Creating your own, personal oasis leaves plenty of time (no snakey fifty kilometre traffic nightmare into the muskokas or Haliburton Highlands) to tear off your work-a-day clothes, throw on something loose, pour an icy cold gin and tonic and turn up the Jimmy Buffett in the backyard (before and after work, although you might want to substitute coffee before work).

In order to make summertime a little bit more summery and a lot less hectic may I recommend a few of my mid-life-mid-summer-secrets?

  1. The muu-muu. Call it a caftan, or whatever you like, but it’s a lifesaver. No bra. No panties. No public entertaining in this either, but you will feel somewhat goddess like with a generous heap of nonchalant I-could-give-a-craplessness.  Mrs. Roper to the rescue.

2. An easy cocktail. I recommend a simple gin and tonic. Either Tanqueray with Lime, or Hendricks with cucumber. Either works. Poured over ice, it’s simple and refreshing.

gt

3. Non-alcoholic beverages. Let’s face it, middle-age and empty nesting lets us fall into a relaxed way of being that does not always require assistance. A simple pitcher of pink lemonade in the refrigerator or a sumptuous hot tea can do the trick. My favourites include T by Daniel’s Night in Rio, or Tazo Wild Sweet Orange.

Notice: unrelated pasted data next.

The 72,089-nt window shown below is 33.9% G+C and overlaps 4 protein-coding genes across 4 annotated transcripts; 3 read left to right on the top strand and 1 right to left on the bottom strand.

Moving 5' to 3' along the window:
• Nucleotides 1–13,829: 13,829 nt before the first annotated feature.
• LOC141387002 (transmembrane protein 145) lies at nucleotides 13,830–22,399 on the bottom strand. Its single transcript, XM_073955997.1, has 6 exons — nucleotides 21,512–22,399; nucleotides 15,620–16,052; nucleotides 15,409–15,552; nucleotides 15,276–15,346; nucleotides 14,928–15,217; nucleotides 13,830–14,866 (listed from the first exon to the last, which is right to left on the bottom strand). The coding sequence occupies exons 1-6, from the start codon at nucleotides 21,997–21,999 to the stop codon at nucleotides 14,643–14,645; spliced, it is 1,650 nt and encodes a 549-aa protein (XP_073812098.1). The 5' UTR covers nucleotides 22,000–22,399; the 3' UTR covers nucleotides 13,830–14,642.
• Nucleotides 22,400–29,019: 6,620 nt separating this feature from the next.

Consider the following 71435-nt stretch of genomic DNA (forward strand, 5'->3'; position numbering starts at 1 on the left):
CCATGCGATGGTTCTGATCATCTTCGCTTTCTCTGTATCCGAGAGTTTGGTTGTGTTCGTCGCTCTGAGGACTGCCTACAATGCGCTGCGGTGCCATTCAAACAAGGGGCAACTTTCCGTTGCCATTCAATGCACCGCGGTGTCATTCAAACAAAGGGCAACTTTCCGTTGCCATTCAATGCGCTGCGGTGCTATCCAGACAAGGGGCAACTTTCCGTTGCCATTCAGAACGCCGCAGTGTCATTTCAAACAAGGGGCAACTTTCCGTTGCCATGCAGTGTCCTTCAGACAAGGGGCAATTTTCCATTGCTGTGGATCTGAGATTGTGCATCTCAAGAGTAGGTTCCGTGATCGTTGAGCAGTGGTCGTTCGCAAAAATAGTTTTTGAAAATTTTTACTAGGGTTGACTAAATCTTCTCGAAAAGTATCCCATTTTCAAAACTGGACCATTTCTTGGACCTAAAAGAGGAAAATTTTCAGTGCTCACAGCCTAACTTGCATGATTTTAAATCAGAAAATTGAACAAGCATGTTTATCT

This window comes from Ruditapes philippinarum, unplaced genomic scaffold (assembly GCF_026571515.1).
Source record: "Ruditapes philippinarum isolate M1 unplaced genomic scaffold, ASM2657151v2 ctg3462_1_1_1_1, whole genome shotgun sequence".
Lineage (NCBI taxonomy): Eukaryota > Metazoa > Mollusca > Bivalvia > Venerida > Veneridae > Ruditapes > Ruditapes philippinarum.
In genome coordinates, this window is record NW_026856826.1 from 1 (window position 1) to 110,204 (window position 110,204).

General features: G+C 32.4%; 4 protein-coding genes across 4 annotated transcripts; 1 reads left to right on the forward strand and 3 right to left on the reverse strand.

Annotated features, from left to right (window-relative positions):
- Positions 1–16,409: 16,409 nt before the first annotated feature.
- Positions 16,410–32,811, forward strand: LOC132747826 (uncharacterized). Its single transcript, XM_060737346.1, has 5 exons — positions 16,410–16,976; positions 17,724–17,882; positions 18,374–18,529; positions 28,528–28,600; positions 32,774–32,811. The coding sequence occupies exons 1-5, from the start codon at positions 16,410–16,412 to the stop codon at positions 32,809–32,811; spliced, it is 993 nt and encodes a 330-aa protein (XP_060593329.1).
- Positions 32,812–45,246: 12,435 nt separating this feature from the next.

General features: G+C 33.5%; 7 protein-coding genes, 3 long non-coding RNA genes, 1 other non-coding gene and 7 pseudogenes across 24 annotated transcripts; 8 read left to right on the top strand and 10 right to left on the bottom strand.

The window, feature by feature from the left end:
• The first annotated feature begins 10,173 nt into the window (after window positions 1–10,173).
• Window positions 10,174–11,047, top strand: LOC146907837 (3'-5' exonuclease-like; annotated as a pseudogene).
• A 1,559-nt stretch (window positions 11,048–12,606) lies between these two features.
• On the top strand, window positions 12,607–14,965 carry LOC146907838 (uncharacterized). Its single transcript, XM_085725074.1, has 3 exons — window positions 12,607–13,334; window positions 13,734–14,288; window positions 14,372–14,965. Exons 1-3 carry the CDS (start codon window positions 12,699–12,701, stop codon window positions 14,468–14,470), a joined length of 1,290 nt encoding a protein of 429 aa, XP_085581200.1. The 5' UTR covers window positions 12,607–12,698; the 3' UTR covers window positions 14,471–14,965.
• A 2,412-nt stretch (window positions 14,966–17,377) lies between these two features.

yellowtea

4.  A damn good book that you can sink your teeth into. This could be a post unto itself, but I’m going to stick with just one book for now. If you are a mid-lifer, empty-nester, or a woman who feels like change is on the horizon, I highly recommend, Women Who Run With The Wolves by Clarissa Pinkola Estes.  Reading this will make you 100% confident wearing your muu-muu. I promise. No gin required.

women who run with the wolves

5. Fire. Yes, that’s right you need some fire. It’s primal, it’s hypnotising, and it can bring you back to yourself after a long day at work. If you have the space, try a firepit, maybe a chimenea, and for smaller spaces, try a little fire-pot.

chimenea

6. Soundscaping. A water feature can add that lovely trickling sound that makes you think that you’re somewhere other than your urban cage. If there’s no room for that, or no budget, try some of the 1990’s Dan Gibson Solitudes tracks cranked up to drown out the neighbour’s nattering,